Defending Your Choice to Teach The Hunger Games

  The Hunger Games by Suzanne Collins is a riveting, high-interest novel that has the power to turn reluctant readers into book worms. I've seen it happen in my classroom and I know many teachers around the world have witnessed similar transformations in their students.
  So what makes The Hunger Games so much better to teach teenagers than other popular series like Harry Potter or Twilight?
  First, I love the Harry Potter series. But the early books in the series are directed toward younger readers, therefore, many teens view it as a more "elementary" series, even though the later novels clearly are not. But, that is their perception.
  Second, Twilight is targeted to their age group, but it seems like a "girly" series. I also enjoyed reading this series, but I can completely see how boys would not be drawn to it.
  That brings me back to the original question: What makes The Hunger Games better?
1. It's fast-paced. This is important for reluctant readers. Any long, drawn-out boring parts will certainly turn them off.
2. There's hunting, survival, high-stakes conflict, and some violence. This works for the boys.
3. There's also a strong female narrator, a childhood crush, conflicting emotions, and friendship. This works for the girls.
4. Almost every chapter ends in a mini-cliff hanger. The reader wants to keep reading to find out what happens next.
5. There's plenty of symbolism and allegory for advanced readers to find interesting.
6. The writing is good: Suzanne Collins uses a rich supply of figurative language and authentic-sounding dialogue.
7. The themes are universal: trust/distrust, desensitization to violence, hope, survival, love, war, and so on.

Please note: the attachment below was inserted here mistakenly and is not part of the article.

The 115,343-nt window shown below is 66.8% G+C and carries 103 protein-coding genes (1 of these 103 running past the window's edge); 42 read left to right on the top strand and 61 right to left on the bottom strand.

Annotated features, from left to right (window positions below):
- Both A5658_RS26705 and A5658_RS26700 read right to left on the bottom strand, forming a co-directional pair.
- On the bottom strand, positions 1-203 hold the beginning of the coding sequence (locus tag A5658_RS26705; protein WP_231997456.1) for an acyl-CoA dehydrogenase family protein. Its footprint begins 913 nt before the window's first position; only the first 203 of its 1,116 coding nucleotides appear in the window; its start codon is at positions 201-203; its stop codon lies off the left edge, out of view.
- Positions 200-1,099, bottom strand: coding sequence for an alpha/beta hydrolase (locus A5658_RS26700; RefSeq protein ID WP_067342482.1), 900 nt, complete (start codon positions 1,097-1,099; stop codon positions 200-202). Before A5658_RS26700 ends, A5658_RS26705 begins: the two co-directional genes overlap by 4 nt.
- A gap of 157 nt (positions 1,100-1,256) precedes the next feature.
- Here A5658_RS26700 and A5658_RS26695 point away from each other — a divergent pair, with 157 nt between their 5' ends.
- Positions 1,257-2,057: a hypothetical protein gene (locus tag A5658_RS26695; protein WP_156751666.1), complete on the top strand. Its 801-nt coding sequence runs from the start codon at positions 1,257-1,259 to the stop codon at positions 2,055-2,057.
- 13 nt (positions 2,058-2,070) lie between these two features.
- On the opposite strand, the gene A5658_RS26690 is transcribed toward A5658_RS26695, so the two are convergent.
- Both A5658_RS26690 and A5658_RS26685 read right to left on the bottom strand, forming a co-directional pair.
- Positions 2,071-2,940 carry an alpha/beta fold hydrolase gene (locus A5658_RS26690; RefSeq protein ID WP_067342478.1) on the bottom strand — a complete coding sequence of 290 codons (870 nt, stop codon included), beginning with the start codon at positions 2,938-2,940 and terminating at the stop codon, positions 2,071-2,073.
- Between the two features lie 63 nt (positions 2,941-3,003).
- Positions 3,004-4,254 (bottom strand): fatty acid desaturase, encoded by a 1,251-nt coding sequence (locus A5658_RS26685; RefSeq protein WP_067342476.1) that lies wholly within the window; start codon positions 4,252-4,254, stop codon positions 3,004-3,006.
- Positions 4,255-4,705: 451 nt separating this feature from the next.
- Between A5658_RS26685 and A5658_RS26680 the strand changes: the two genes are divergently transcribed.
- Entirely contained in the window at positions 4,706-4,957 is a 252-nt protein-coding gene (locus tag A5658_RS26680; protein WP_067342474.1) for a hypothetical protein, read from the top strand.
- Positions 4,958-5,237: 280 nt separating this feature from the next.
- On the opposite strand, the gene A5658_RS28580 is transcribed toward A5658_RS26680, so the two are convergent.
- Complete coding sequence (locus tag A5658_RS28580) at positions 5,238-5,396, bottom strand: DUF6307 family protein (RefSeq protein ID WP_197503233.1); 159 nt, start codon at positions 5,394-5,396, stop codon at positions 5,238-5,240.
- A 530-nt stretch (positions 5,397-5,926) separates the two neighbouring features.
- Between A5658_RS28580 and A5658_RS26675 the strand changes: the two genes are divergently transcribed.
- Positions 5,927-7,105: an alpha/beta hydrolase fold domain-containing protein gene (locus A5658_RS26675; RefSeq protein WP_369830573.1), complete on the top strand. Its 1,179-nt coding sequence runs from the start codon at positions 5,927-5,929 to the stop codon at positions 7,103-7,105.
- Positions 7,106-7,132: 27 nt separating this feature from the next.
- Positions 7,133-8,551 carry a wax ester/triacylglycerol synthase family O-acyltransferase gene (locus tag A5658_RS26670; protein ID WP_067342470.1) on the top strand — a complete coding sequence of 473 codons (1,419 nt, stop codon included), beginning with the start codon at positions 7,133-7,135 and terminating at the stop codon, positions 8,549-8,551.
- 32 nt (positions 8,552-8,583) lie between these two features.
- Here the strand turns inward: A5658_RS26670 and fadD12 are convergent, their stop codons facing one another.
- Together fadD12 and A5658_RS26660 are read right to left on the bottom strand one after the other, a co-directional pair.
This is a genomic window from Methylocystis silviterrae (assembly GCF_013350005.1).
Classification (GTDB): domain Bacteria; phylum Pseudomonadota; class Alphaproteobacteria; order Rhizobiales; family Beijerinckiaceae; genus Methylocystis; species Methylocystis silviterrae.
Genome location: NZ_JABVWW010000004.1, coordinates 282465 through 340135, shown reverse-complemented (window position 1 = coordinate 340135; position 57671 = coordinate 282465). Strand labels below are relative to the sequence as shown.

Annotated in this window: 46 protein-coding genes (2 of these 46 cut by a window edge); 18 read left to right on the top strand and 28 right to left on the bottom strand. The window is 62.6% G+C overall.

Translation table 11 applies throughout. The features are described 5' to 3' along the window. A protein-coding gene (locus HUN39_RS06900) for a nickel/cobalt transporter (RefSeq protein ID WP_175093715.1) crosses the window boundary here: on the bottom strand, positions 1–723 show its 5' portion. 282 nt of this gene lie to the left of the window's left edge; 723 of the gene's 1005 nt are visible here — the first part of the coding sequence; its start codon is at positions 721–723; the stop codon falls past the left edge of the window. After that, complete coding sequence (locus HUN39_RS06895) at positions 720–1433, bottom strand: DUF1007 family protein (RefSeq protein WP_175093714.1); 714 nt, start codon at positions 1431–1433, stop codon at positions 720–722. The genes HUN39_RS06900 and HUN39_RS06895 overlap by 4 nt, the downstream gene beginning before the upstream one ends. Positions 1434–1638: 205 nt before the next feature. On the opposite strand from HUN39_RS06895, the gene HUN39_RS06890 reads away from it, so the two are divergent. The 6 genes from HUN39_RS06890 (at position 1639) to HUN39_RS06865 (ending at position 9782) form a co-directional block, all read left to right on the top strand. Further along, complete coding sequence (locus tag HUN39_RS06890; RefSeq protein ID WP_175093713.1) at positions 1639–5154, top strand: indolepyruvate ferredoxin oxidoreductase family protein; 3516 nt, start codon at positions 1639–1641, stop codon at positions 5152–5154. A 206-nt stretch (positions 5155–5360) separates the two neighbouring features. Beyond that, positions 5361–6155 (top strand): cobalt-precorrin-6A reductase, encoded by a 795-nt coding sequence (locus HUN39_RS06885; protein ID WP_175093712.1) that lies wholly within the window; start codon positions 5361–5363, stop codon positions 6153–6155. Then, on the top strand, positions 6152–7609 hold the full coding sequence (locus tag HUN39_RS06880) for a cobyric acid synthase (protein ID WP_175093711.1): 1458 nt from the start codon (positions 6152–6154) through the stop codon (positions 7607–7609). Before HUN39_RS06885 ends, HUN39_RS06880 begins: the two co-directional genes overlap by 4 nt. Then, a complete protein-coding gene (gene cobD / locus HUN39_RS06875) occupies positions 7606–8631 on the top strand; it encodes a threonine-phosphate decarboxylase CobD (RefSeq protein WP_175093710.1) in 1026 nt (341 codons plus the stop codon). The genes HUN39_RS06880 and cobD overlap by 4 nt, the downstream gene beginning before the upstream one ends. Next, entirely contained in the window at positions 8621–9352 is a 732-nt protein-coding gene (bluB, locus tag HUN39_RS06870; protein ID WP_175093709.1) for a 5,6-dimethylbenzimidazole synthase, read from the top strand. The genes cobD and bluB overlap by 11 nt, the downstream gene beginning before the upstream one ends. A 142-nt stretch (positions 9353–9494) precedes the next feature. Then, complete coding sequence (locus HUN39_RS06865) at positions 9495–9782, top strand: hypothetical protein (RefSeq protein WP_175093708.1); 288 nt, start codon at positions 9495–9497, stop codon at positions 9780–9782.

8. Inside each one of us lives a "good" and "bad" guy; it is how we act in difficult situations that sets us apart.
9. The "good guys" try to do the right thing when challenged; they feel compassion for others and act in humane ways.
10. The "bad guys" act inhumanely, reinforcing the theme that using violence to punish others or solve problems is wrong.
11. There are so many opportunities for comparison to historical events and topics, such as comparisons with the study of Western Civilization (Ancient Greek/Roman history), slavery, revolutions/rebellions, genocide, the Holocaust, war (pick any).
12. It can be linked with other content areas for collaborative projects or study.
  I could easily go on and on...
  Obviously, my passion for the series is apparent and I have not had any opposition from parents for teaching it. However, I have had some teachers contact me because they have. With that in mind, I have a free download for teachers with some tips and editable reading permission slips (see links below).
  I do believe that the novel is appropriate for ages 12 on up. Some readers are more mature and can handle it when they are younger, but I would not recommend teaching it as a whole-class novel if your students are younger than 12 or even 13. I teach high school and am able to have great discussions about serious issues related to the novel; I don't think students younger than 12 could have these discussions. Some certainly could; but as a class novel, I would probably wait.
  I also believe that Catching Fire and Mockingjay are geared toward 14 and up. The themes and issues are more mature (some topics of discussion include bulimia, genetic diversity, and nuclear warfare). Of course, students could easily read these independently just fine.
  You can download the permission slip template (in a zipped drive with a copy in Microsoft Word and a PDF copy) in my TpT store {HERE}. Or you can download it from Scribd {HERE}.
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